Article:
Wording Effect

Wording effect describes the possible effects on participants caused by the order of presented words or even the choice of the words themselves.

For example, in an experiment a participant is asked to choose a word from a list. A good experimenter would have a differing order of the words between participants and groups throughout the study to ensure the participants are not being affected or influenced by the order of the words or the first word on the list.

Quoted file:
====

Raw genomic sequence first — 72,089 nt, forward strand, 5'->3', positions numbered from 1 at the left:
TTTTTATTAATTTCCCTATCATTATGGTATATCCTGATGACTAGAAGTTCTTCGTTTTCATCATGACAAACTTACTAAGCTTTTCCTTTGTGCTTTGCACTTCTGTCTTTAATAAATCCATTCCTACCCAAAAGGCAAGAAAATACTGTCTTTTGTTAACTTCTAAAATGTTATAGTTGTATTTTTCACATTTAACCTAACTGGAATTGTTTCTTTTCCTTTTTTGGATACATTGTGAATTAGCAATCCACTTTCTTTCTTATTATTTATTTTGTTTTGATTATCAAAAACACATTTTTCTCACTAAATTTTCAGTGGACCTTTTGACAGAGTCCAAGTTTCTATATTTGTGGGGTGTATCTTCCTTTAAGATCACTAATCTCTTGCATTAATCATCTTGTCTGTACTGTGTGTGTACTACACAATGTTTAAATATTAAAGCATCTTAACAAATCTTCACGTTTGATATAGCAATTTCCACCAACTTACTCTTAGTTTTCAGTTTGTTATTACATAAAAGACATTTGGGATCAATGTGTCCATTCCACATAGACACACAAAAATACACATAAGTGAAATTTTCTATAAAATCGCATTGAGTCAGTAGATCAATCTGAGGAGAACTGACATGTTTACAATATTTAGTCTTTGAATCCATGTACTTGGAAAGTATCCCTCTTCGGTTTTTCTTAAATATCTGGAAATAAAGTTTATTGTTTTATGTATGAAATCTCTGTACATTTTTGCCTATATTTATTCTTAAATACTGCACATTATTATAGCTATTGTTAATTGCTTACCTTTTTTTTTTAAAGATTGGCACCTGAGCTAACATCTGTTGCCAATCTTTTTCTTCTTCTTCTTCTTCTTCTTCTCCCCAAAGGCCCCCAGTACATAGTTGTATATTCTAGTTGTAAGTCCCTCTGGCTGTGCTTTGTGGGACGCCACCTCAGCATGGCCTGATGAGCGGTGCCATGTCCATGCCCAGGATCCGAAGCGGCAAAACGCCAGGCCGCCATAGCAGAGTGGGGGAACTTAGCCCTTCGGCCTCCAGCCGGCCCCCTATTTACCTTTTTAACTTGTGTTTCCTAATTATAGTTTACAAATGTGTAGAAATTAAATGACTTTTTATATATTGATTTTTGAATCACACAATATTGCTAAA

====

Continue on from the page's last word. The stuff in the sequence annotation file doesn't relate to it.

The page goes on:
Another example could be a mood study in which participants are asked to memorize a list of words, try to write them down, and then do a mood survey. Although the words are supposed to be irrelevant in the study the experimenter inadvertently chose words like 'rage', 'fight', and 'aggression' to include on the list. A wording effect occurs and the participants' results are showing to be in aggressive and angry moods because they were influenced subconsciously by the aggression related words on the list. Neutral words like 'sofa' and 'book' would have been better choices.

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